EU ambassador calls Korea ‘ideal partner’ in tech
“While Europe is recognized for its capability in research and innovation, Korean companies have the edge in turning innovation into operational application,” Michael Reiterer told the crowd gathered at the Four Seasons Hotel in central Seoul. “This makes EU and Korea ideal partners.”
During the conference titled “2017 EU Research and Innovation Day,” Reiterer stressed the need for the public and private sector to work together on addressing climate change through technological innovation, as the Korean government has become increasingly interested in eco-friendly technologies, including electric cars and renewable energy sources.
The current Moon Jae-in administration has set a goal of getting 350,000 electric vehicles on Korean roads by the end of the president’s term in 2022. Moon is also pushing to lower the country’s heavy reliance on fossil fuels and nuclear power in favor of renewable sources.
The public appears to share the sentiment. In a recent survey, about 53 percent of respondents said Korea should reduce its reliance on nuclear power.
“We believe the core function of today’s event is to share knowledge and connect like-minded people,” said Dimitris Psillakis, chairman of the chamber of commerce and president and CEO of Mercedes-Benz Korea. “To create a sustainable future, innovation is crucial, and technologies and players must be connected across industry, exchanging information and collaborate.”
According to Kim Myung-ja, president of the Korean Federation of Science and Technology Societies and former environment minister, the risks associated with energy and the environment could be a new business opportunity for companies worldwide.
“In 2015, natural disasters, which have been occurring more steadily with climate change, incurred economic damage worth $66.5 billion,” Kim said. “As we look for approaches to resolve such issues, we are seeing new market and business opportunities in various industries such as mobility, health care and clean energy.
“We need technological innovation along with new opportunities,” Kim added.
Innovation, once made, must be commercialized, according to participants of the event.
Michael Arentoft, a senior policy officer at the European Commission, an EU institution in charge of policy proposals and implementing decisions by the EU, explained that the commission sees Korea as an ideal partner, not only because of the technological edge that Korean companies have, but also because of the commitment shown by their government.
“The Korean government recently signed up to double its public funding in clean energy research,” Arentoft said. “This sends a signal to researchers and project managers in Europe that it is good to team up with Koreans because nationally, there is a good level of funding.”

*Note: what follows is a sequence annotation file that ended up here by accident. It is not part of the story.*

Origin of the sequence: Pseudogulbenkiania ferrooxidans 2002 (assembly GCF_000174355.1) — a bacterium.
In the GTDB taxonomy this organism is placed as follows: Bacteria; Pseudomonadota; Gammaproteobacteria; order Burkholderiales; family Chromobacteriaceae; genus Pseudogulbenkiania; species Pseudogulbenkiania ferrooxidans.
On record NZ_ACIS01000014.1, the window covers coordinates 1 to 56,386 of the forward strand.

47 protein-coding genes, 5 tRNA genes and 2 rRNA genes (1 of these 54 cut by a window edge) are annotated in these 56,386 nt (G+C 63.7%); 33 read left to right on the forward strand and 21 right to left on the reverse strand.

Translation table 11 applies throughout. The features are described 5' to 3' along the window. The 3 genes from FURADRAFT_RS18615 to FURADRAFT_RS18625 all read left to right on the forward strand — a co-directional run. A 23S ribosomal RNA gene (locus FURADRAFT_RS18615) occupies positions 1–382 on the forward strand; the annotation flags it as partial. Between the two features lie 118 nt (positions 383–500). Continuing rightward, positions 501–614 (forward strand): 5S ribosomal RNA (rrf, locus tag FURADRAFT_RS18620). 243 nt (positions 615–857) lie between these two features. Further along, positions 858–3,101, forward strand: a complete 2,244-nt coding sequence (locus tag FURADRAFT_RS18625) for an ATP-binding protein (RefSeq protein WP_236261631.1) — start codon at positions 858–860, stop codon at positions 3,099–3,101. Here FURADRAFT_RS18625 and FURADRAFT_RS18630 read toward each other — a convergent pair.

Arentoft said the EU recently committed 30 billion euros ($35 million) to fund research and innovation projects in various fields that include not only renewable energy, but also information and communication technologies and automobiles, many of which he said Korea is seen as a key strategic partner.
“As the electrification of vehicles is becoming the trend in the automotive industry, Korea will have an immense opportunity as it is one of the top players when it comes to battery technologies,” Prakash Raman, senior vice president of Solvay, a Belgian battery and chemical company, said in an interview with the Korea JoongAng Daily.
Raman, however, said that Korean government must be careful when it comes to related legislation.
“We expect the government to come up with regulation that pushes for innovation but also regulates the pace of growth because if the industry grows in such a fast pace that infrastructure supply cannot keep up with it, then it would create a negative experience for consumers,” Raman said. “Another critical thing is making sure the safety of consumers when new technologies and innovations are made. Lithium ion batteries, for instance, are safe if operated in designed parameters, but if something happens beyond the control of normal operation, it could lead to safety issues.”
“When it comes to infrastructure, policymakers must encourage a complete and holistic system where different government departments are linked with researchers so that new technologies can go along with infrastructure establishment, which requires new regulations and policies,” Arentoft said. “Researchers can be inventive as they want, but if the new technology doesn’t fit with the infrastructure, it’s not complete. It’s crucial for technologies and innovations to thrive and become practical at the same time, and this is what European Commission is pushing for.”
Ambassador Reiterer called on the Korean government to create a fair working environment for European companies in Korea and vice versa.
“Our message is that we are opening Europe for business and for Korea, as attested by the functioning free trade agreement between EU and Korea that’s in its sixth year,” Reiterer said. “Europe is open for business, but we also would like to make sure that European businesses working here in Korea can work in a friendly environment, without discrimination between European companies and Korean companies and that they are treated the same way when it comes to the application of law and regulation and facilitation of imports and immigration.”
Demistris, who represents ECCK as well as Merdeces-Benz’s local unit, also requested that Korean government to not only support and sponsor innovation, but also, work with the EU to align legislation and regulations together so that companies of Korea and EU operating in each other’s’ market could innovate and operate while saving bureaucratic effort.
BY CHOI HYUNG-JO [firstname.lastname@example.org]